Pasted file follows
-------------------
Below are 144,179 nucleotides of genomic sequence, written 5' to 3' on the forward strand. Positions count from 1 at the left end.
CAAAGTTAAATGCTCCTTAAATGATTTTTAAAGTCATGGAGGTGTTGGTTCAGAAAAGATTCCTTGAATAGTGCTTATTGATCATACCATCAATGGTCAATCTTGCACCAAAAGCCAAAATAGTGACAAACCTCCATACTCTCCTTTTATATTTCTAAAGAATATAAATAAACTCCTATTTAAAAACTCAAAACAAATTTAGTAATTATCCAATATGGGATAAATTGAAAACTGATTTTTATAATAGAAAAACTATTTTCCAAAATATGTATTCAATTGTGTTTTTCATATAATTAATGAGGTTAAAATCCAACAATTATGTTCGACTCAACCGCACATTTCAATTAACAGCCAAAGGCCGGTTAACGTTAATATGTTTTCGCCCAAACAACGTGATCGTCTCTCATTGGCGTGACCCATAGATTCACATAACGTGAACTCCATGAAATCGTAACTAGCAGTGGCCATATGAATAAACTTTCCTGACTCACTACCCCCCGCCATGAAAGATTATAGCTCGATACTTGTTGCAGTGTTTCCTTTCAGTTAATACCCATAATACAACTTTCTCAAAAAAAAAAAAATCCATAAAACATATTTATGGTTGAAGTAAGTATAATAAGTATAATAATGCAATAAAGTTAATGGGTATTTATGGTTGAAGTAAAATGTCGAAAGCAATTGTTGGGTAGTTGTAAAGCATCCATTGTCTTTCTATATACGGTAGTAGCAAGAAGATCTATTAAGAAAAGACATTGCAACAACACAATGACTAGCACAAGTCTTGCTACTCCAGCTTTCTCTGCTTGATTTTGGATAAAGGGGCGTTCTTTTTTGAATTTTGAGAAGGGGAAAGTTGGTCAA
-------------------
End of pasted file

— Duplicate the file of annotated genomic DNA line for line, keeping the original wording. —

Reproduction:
Below are 144,179 nucleotides of genomic sequence, written 5' to 3' on the forward strand. Positions count from 1 at the left end.
CAAAGTTAAATGCTCCTTAAATGATTTTTAAAGTCATGGAGGTGTTGGTTCAGAAAAGATTCCTTGAATAGTGCTTATTGATCATACCATCAATGGTCAATCTTGCACCAAAAGCCAAAATAGTGACAAACCTCCATACTCTCCTTTTATATTTCTAAAGAATATAAATAAACTCCTATTTAAAAACTCAAAACAAATTTAGTAATTATCCAATATGGGATAAATTGAAAACTGATTTTTATAATAGAAAAACTATTTTCCAAAATATGTATTCAATTGTGTTTTTCATATAATTAATGAGGTTAAAATCCAACAATTATGTTCGACTCAACCGCACATTTCAATTAACAGCCAAAGGCCGGTTAACGTTAATATGTTTTCGCCCAAACAACGTGATCGTCTCTCATTGGCGTGACCCATAGATTCACATAACGTGAACTCCATGAAATCGTAACTAGCAGTGGCCATATGAATAAACTTTCCTGACTCACTACCCCCCGCCATGAAAGATTATAGCTCGATACTTGTTGCAGTGTTTCCTTTCAGTTAATACCCATAATACAACTTTCTCAAAAAAAAAAAAATCCATAAAACATATTTATGGTTGAAGTAAGTATAATAAGTATAATAATGCAATAAAGTTAATGGGTATTTATGGTTGAAGTAAAATGTCGAAAGCAATTGTTGGGTAGTTGTAAAGCATCCATTGTCTTTCTATATACGGTAGTAGCAAGAAGATCTATTAAGAAAAGACATTGCAACAACACAATGACTAGCACAAGTCTTGCTACTCCAGCTTTCTCTGCTTGATTTTGGATAAAGGGGCGTTCTTTTTTGAATTTTGAGAAGGGGAAAGTTGGTCAA